This play-dough cafe we set up when Tom was younger was a really fun way to engage him with the experience of food preparation. Tom plays the role of both chef and waiter, helping to develop his communication and social skills too. 

Listen out for my most favourite comment of all from Tomas at the end “Please mummy, can we make our own food?”!


simple meals, praise, widgit symbol for washing upPraise, encouragement and letting go of the mess stress!

Be sure to give compliments, praise and lots of encouragement to your child to keep building on their skills. Let them be the first to taste what they’ve made and ask for suggestions of what they’d like to try next.

Having kids help out often means a bit more mess to clear up afterwards. Try to be patient and allow for a little extra mess whilst they’re still learning.
 


Resources for simple meals

Get free visual recipe sheets for tasty treats and snacks from The Autism helper.

Cheeriosmilkandspoon is Sarah’s personal blog account of parenting a child with food aversions and eating challenges.

  • Food & Drink Basics Sticker Pack

  • Food & Drink Extended Sticker Pack

  • I Can Do It In The Kitchen Kit

  • I Can Do It Independent Living Kit

 

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Cooking skills for children with autism and sensory issues

text cooking skills for children with autism and sensory issues. 2 images of Tom preparing and cooking meals

Tom loves to cook and takes a keen interest in meal choice and preparation. We’re immensely proud that he achieved a Jamie Oliver BTEC Home Cooking Skills qualification with the help of two highly skilled and intuitive cooking teachers at school and lots of practice at home.

Learning cooking skills not only benefits a child’s health and well-being but also builds their confidence and independence and boosts life skills in other areas, such as maths, communication and social skills.

Tom has autism, sensory issues, and movement difficulties and finds following instructions tricky; a mixture of challenges that doesn’t naturally suggest a recipe for success in the kitchen! So what happened?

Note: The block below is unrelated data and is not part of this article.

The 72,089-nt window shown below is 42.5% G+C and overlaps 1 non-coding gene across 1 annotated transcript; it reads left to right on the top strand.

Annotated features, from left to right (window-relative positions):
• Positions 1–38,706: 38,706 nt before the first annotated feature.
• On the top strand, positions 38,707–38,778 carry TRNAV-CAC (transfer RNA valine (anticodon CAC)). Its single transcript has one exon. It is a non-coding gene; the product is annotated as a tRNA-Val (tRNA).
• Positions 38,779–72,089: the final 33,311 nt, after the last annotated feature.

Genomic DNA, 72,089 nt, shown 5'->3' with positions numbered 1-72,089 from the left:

His success certainly didn’t happen overnight. He took many small steps over quite a length of time. We encouraged him through his special interests (like making lorry and number shaped biscuits) and took cues from him as to when he was ready to try new things. There was a lot of planning and preparation and a good-sized dollop of patience!

Are you anxious or worried that similar sensory or motor challenges will make it difficult for your child to help in the kitchen? Does the idea of cooking with your autistic child fill you with dread?!

Be prepared to give lots of physical or visual demonstration, plenty of practice and, above all, be patient. Manage sensory triggers and start with fun cooking activities that match your child’s level of interest and ability. We think you’ll be amazed at how much your child will be able to learn, how creative they can be and maybe even the new foods they might try! 

Sensory issues

Cooking skills, Tom cooking onions in a frying pan, steam coming off, wiping head. Text overlay "frying onions - an intense sensory experience!"Cooking creates a lot of strong sensory experiences like noise, smells and mess that will affect children in different ways.

For sensory defensive children (like Tom), certain textures, smells and tastes when handling and preparing food can trigger a negative reaction. Other children who are sensory seekers are more likely to be distracted by trying to satisfy their sensory needs e.g. chewing or constantly wiping their hands. This lack of awareness can be dangerous when working in a kitchen.

It’s therefore crucial to identify your child’s triggers before inviting them into the kitchen and think about appropriate adjustments you can make in order to avoid meltdowns or bad associations with cooking in the future.